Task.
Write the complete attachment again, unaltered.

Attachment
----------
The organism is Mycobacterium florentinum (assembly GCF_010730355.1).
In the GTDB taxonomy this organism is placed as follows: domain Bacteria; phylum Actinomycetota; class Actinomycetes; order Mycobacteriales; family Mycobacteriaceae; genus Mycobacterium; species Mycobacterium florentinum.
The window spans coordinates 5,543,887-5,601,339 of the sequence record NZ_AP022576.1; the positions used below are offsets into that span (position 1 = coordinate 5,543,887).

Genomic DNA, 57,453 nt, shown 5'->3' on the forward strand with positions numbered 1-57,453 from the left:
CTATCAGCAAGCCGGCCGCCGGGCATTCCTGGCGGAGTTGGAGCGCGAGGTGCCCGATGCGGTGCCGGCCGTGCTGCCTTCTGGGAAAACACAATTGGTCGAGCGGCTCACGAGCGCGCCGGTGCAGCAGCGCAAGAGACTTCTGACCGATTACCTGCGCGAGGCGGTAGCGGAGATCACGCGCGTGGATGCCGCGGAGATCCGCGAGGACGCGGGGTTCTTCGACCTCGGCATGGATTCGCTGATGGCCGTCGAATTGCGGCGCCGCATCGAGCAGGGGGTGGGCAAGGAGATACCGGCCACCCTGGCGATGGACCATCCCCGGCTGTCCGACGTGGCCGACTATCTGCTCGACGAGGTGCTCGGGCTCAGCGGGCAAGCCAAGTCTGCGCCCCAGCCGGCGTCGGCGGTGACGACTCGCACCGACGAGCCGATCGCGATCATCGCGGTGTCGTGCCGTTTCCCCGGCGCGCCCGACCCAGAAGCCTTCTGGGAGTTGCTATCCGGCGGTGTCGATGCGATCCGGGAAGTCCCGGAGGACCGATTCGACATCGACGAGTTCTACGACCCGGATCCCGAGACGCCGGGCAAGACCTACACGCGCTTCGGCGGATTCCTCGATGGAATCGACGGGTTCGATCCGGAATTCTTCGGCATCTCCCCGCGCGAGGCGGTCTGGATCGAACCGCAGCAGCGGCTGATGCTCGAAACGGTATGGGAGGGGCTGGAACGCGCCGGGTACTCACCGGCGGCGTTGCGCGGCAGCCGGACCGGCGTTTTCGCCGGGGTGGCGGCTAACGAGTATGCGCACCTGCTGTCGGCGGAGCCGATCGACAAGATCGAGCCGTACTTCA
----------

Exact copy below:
The organism is Mycobacterium florentinum (assembly GCF_010730355.1).
In the GTDB taxonomy this organism is placed as follows: domain Bacteria; phylum Actinomycetota; class Actinomycetes; order Mycobacteriales; family Mycobacteriaceae; genus Mycobacterium; species Mycobacterium florentinum.
The window spans coordinates 5,543,887-5,601,339 of the sequence record NZ_AP022576.1; the positions used below are offsets into that span (position 1 = coordinate 5,543,887).

Genomic DNA, 57,453 nt, shown 5'->3' on the forward strand with positions numbered 1-57,453 from the left:
CTATCAGCAAGCCGGCCGCCGGGCATTCCTGGCGGAGTTGGAGCGCGAGGTGCCCGATGCGGTGCCGGCCGTGCTGCCTTCTGGGAAAACACAATTGGTCGAGCGGCTCACGAGCGCGCCGGTGCAGCAGCGCAAGAGACTTCTGACCGATTACCTGCGCGAGGCGGTAGCGGAGATCACGCGCGTGGATGCCGCGGAGATCCGCGAGGACGCGGGGTTCTTCGACCTCGGCATGGATTCGCTGATGGCCGTCGAATTGCGGCGCCGCATCGAGCAGGGGGTGGGCAAGGAGATACCGGCCACCCTGGCGATGGACCATCCCCGGCTGTCCGACGTGGCCGACTATCTGCTCGACGAGGTGCTCGGGCTCAGCGGGCAAGCCAAGTCTGCGCCCCAGCCGGCGTCGGCGGTGACGACTCGCACCGACGAGCCGATCGCGATCATCGCGGTGTCGTGCCGTTTCCCCGGCGCGCCCGACCCAGAAGCCTTCTGGGAGTTGCTATCCGGCGGTGTCGATGCGATCCGGGAAGTCCCGGAGGACCGATTCGACATCGACGAGTTCTACGACCCGGATCCCGAGACGCCGGGCAAGACCTACACGCGCTTCGGCGGATTCCTCGATGGAATCGACGGGTTCGATCCGGAATTCTTCGGCATCTCCCCGCGCGAGGCGGTCTGGATCGAACCGCAGCAGCGGCTGATGCTCGAAACGGTATGGGAGGGGCTGGAACGCGCCGGGTACTCACCGGCGGCGTTGCGCGGCAGCCGGACCGGCGTTTTCGCCGGGGTGGCGGCTAACGAGTATGCGCACCTGCTGTCGGCGGAGCCGATCGACAAGATCGAGCCGTACTTCA